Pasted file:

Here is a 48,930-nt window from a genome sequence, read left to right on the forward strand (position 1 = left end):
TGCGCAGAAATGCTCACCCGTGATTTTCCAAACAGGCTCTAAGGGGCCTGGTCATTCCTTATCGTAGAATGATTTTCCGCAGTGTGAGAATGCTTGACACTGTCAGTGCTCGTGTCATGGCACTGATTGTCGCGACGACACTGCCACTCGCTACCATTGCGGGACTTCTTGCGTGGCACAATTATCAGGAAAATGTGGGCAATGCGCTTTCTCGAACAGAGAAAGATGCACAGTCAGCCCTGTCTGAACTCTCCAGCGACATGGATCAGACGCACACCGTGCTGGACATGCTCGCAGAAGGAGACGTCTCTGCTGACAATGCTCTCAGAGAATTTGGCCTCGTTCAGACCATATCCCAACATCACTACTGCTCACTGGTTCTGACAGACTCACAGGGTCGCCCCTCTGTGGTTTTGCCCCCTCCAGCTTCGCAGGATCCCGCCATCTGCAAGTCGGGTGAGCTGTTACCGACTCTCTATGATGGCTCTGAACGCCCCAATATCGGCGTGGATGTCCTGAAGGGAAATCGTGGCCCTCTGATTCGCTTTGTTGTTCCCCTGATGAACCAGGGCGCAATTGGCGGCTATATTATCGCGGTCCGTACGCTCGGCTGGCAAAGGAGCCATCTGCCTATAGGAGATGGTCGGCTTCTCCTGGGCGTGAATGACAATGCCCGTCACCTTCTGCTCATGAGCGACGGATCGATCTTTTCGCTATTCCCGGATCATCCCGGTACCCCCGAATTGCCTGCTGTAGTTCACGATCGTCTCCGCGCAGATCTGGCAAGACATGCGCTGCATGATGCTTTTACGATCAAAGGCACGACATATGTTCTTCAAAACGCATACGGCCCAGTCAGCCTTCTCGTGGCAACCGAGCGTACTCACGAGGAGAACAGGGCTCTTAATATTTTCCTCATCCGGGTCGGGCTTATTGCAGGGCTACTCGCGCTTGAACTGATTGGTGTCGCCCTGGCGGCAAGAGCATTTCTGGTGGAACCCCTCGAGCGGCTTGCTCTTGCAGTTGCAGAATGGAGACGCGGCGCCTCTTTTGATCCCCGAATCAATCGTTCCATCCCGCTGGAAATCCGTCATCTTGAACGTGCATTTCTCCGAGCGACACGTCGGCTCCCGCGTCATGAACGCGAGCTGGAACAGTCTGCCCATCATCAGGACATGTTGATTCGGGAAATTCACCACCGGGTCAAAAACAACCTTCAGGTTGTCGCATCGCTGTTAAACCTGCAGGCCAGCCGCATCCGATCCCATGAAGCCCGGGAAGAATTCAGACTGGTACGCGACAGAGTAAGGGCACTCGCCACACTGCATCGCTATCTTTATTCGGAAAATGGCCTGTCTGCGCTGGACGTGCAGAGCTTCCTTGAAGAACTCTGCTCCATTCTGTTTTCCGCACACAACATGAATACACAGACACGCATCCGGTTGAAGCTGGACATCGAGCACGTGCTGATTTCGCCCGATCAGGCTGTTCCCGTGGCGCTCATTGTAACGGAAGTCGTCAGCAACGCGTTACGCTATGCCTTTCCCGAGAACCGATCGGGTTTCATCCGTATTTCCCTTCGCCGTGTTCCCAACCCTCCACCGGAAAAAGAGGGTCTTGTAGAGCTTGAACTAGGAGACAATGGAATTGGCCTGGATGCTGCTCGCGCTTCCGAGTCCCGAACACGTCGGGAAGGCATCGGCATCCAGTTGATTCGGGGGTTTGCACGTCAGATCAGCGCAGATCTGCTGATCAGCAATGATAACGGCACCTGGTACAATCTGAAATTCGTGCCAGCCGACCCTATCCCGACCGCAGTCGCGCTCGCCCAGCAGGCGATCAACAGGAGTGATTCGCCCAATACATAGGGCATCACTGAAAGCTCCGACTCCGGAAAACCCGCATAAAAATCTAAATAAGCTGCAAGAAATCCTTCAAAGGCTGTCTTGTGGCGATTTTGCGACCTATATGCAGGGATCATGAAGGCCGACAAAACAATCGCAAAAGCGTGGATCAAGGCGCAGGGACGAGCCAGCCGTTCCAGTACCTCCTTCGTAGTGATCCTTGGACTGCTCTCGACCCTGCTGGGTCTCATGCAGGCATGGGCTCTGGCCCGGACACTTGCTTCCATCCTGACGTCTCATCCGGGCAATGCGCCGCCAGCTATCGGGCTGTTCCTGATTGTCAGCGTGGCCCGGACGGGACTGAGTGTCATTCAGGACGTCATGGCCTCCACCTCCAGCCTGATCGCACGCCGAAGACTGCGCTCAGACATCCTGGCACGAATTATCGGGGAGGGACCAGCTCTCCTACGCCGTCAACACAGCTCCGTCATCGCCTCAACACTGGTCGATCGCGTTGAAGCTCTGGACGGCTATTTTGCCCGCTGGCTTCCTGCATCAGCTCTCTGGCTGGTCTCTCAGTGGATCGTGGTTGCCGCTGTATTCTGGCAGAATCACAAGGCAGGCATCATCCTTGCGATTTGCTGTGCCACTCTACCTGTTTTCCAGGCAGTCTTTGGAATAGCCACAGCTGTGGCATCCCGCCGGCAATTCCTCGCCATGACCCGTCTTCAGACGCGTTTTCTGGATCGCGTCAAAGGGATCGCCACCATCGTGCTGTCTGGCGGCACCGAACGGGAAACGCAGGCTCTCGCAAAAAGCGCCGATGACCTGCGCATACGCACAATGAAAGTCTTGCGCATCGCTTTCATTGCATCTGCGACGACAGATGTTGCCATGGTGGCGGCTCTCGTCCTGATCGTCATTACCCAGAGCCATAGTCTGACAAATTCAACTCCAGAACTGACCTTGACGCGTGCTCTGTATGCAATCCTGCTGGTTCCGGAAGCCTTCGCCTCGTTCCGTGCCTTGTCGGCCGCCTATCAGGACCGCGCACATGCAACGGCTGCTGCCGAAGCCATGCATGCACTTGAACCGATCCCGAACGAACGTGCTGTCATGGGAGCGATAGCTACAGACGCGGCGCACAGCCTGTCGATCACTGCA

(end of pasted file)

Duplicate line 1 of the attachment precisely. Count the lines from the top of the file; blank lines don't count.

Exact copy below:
Here is a 48,930-nt window from a genome sequence, read left to right on the forward strand (position 1 = left end):